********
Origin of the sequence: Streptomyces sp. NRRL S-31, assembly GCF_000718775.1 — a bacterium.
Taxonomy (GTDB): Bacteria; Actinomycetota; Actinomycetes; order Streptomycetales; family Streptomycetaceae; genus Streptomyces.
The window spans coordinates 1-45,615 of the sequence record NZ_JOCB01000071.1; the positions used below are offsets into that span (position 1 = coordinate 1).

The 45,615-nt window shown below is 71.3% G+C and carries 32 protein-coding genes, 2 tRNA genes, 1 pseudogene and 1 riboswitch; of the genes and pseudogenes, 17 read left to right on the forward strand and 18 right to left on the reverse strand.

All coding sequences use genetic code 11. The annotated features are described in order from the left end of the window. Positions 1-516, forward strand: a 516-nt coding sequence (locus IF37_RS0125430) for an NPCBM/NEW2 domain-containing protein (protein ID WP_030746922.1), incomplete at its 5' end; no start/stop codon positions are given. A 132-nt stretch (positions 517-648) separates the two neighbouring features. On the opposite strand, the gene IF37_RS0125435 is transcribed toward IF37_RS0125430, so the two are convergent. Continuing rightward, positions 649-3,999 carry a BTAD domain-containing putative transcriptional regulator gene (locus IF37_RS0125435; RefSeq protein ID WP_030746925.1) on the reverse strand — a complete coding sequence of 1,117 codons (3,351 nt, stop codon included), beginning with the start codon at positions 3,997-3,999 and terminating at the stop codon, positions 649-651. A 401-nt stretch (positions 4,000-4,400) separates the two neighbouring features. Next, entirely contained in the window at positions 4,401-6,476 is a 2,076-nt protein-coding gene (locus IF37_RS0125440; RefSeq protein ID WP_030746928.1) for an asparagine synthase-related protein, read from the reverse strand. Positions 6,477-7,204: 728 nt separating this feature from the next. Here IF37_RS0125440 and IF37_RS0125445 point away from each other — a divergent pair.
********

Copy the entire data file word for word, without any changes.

Origin of the sequence: Streptomyces sp. NRRL S-31, assembly GCF_000718775.1 — a bacterium.
Taxonomy (GTDB): Bacteria; Actinomycetota; Actinomycetes; order Streptomycetales; family Streptomycetaceae; genus Streptomyces.
The window spans coordinates 1-45,615 of the sequence record NZ_JOCB01000071.1; the positions used below are offsets into that span (position 1 = coordinate 1).

The 45,615-nt window shown below is 71.3% G+C and carries 32 protein-coding genes, 2 tRNA genes, 1 pseudogene and 1 riboswitch; of the genes and pseudogenes, 17 read left to right on the forward strand and 18 right to left on the reverse strand.

All coding sequences use genetic code 11. The annotated features are described in order from the left end of the window. Positions 1-516, forward strand: a 516-nt coding sequence (locus IF37_RS0125430) for an NPCBM/NEW2 domain-containing protein (protein ID WP_030746922.1), incomplete at its 5' end; no start/stop codon positions are given. A 132-nt stretch (positions 517-648) separates the two neighbouring features. On the opposite strand, the gene IF37_RS0125435 is transcribed toward IF37_RS0125430, so the two are convergent. Continuing rightward, positions 649-3,999 carry a BTAD domain-containing putative transcriptional regulator gene (locus IF37_RS0125435; RefSeq protein ID WP_030746925.1) on the reverse strand — a complete coding sequence of 1,117 codons (3,351 nt, stop codon included), beginning with the start codon at positions 3,997-3,999 and terminating at the stop codon, positions 649-651. A 401-nt stretch (positions 4,000-4,400) separates the two neighbouring features. Next, entirely contained in the window at positions 4,401-6,476 is a 2,076-nt protein-coding gene (locus IF37_RS0125440; RefSeq protein ID WP_030746928.1) for an asparagine synthase-related protein, read from the reverse strand. Positions 6,477-7,204: 728 nt separating this feature from the next. Here IF37_RS0125440 and IF37_RS0125445 point away from each other — a divergent pair.